Individuals are friendly to the group, hoping that the group will take care of them in return. This is more common in social situations in Indonesia, where judging someone for being late is frowned upon and explicit communication is seen as antagonistic behavior. Thus, keeping quiet when someone is late is a defense mechanism, because sometimes we are the ones who are late or have to cancel at the last minute. Blaming someone, calling them for being late is a quick way to lose friends / popularity in your social circle and could backfire against you. It’s a double-edged dagger that could work to your advantage (you might be the one to make last-minute changes and want others to be lenient), but it can backfire against you, especially if you’re the one who is. waiting. .

We understand these two important concepts and open a door that lets us see how time is perceived.

There are no winners or losers when it comes to delays, because everyone loses and perhaps the biggest misunderstanding about punctuality is that it is a two-way street. It is easy to forget that there is an injured party and when we cancel something at the last minute, we indirectly cause a domino effect. Some people cancel at the last minute or are late, simply because it doesn’t affect them as much personally and therefore it won’t affect others as well, but in reality, it is not the case.

Everything requires a certain degree of organization and sacrifice – organizing a person to meet in one place can be tricky, and if you think about it, we humans have yet to develop a perfect communication system to do this. Not only is it disrespectful to make someone wait minutes sometimes hours, but it also has a ripple effect on their schedule.

The practice of being late causes financial loss or compensation for each individual. Time is a sunk cost that cannot be recovered. When we choose to meet someone, we could have been doing something else, but we sacrifice that opportunity for another opportunity. So all that time waiting for that person to show up, we could have been doing something else more important, like finishing that personal project or finding the cure for the common cold.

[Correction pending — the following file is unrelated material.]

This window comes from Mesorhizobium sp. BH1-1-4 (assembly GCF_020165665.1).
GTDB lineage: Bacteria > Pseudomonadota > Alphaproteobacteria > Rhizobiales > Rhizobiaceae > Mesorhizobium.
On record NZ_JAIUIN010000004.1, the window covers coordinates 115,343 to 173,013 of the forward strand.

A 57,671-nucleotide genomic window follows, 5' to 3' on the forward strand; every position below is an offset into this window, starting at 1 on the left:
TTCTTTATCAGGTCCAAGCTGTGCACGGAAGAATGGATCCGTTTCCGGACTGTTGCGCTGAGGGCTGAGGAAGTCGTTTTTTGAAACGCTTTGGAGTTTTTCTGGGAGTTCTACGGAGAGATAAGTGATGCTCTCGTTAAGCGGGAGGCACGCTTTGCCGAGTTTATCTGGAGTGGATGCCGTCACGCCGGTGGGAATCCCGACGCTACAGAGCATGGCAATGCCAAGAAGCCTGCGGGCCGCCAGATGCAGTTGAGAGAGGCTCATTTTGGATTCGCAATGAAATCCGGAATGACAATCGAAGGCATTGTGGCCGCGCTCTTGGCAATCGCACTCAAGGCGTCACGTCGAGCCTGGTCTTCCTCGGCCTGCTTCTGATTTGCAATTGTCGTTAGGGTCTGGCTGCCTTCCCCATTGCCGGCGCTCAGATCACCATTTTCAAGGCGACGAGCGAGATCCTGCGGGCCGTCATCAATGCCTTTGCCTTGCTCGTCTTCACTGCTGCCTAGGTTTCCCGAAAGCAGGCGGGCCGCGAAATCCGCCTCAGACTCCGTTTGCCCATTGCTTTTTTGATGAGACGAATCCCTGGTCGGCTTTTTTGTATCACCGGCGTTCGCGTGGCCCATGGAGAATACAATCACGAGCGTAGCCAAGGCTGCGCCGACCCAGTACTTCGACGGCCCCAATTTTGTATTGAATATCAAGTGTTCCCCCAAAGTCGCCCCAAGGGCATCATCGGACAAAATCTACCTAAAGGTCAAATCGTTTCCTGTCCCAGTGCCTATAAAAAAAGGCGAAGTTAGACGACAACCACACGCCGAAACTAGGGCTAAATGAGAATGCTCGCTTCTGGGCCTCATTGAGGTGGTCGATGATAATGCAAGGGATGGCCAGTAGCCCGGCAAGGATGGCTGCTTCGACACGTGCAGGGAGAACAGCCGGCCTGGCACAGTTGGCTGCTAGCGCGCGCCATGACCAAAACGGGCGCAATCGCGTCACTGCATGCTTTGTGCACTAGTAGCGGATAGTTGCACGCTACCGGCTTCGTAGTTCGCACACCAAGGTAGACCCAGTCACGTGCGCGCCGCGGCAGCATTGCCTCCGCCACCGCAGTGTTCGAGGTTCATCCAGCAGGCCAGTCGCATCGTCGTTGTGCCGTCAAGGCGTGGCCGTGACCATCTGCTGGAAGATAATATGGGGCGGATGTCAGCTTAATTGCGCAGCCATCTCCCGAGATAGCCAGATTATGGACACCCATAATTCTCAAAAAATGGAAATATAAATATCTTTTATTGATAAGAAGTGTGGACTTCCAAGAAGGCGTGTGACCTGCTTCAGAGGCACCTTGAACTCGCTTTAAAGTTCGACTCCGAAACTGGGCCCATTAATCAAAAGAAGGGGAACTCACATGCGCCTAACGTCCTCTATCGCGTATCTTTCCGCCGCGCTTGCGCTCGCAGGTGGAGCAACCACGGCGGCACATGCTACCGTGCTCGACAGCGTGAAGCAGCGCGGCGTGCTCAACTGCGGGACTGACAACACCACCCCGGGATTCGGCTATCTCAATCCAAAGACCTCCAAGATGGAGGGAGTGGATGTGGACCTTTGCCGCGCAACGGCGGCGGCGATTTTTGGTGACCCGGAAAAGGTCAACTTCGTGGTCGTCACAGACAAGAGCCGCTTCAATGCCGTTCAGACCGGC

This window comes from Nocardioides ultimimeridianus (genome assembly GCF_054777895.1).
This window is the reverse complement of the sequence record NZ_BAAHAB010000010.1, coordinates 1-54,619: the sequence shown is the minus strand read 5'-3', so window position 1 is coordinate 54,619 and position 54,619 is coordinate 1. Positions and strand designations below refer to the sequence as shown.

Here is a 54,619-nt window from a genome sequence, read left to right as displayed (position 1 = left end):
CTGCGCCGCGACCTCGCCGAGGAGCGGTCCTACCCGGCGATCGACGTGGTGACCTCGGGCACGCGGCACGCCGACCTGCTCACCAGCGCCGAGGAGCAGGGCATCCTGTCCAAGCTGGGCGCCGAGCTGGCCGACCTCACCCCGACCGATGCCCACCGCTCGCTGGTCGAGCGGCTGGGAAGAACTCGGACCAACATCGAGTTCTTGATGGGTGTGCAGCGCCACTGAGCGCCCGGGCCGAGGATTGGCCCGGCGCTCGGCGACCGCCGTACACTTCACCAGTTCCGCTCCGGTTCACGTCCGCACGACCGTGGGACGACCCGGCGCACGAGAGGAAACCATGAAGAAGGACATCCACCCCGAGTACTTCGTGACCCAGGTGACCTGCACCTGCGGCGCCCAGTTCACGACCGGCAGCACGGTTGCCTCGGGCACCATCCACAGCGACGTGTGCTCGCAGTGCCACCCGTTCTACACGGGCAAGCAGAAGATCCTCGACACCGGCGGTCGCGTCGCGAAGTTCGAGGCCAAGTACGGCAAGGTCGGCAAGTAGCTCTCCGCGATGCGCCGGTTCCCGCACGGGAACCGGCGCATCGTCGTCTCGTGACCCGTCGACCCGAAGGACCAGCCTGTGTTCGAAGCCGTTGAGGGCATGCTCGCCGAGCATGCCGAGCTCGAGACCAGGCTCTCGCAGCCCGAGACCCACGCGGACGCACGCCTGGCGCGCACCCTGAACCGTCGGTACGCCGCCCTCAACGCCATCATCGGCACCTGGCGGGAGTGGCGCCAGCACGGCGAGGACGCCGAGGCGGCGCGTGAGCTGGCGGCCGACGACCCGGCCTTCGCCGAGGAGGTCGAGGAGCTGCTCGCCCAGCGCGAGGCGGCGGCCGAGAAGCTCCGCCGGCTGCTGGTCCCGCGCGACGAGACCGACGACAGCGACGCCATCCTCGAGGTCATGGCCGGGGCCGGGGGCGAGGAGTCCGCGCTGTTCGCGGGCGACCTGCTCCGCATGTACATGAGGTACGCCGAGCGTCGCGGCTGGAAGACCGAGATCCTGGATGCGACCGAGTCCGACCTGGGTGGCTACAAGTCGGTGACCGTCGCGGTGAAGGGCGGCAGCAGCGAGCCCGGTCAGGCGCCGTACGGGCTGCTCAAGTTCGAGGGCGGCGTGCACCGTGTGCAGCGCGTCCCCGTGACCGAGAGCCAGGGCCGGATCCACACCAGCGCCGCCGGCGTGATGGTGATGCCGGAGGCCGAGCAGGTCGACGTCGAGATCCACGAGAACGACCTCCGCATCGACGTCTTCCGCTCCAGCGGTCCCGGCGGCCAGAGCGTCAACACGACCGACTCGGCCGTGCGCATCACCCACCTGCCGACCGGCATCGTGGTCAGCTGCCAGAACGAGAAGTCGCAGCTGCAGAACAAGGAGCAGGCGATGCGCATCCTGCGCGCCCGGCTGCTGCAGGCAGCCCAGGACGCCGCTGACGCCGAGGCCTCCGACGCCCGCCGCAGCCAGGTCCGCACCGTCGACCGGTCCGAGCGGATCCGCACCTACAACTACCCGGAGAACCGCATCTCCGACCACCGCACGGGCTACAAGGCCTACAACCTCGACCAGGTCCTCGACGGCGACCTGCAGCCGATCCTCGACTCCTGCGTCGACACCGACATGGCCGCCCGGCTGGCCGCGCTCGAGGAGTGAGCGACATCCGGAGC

From the ideas of “power distance” and “collectivism”, it can be seen that there is a trickle-down effect. The first and foremost is that you are setting a bad example to those below you, and the trickle spreads to all levels of society, not to colleagues in the office. Take, for example, the students, who are young, naive, and looking for an adult to follow in their footsteps, but are disappointed by their teachers. Constant exposure to habitual tardiness and absenteeism sows a dire seed in students’ minds that “it’s okay to be late and not even show up for class.” Do you want proof?

Australian Aid and the Indonesian Ministry of Education conducted a joint investigation into teacher absenteeism in Indonesia in 2014 and found that teachers in local Indonesian schools have some of the highest absenteeism rates. The national rate is 10.7%. Imagine if 11% of your time in school, your school teacher doesn’t even show up at all! In a 200-day school year, this would equal 22 days of absenteeism. Most of us would kill to have a 22 day vacation!

So why doesn’t anyone do anything about it?

The answer to the punctuality question in Indonesia is not binary, it is not a Yes / No. answer. Punctuality comes down to honesty and respect. It’s not illegal to be late for a lunch date or coffee chat in a cafe, but being late robs people, not outright money, but time. We can talk as much as we want about distance from power and collectivism, but that’s never going to change. Nothing we can do will change the way thousands of years of civilization have shaped communities. However, we can begin to change our sense of respect for others.

I recently wrote an article on the use of masks and how anti-maskers think, and in a way, anti-maskers and those who are habitually late share identical traits of ignoring consequences and seeing how “it is not a big thing”. The next time you make an appointment, before you cancel or be late, make sure you always remember who the injured party is and that a simple change can mean the destruction of someone else’s time.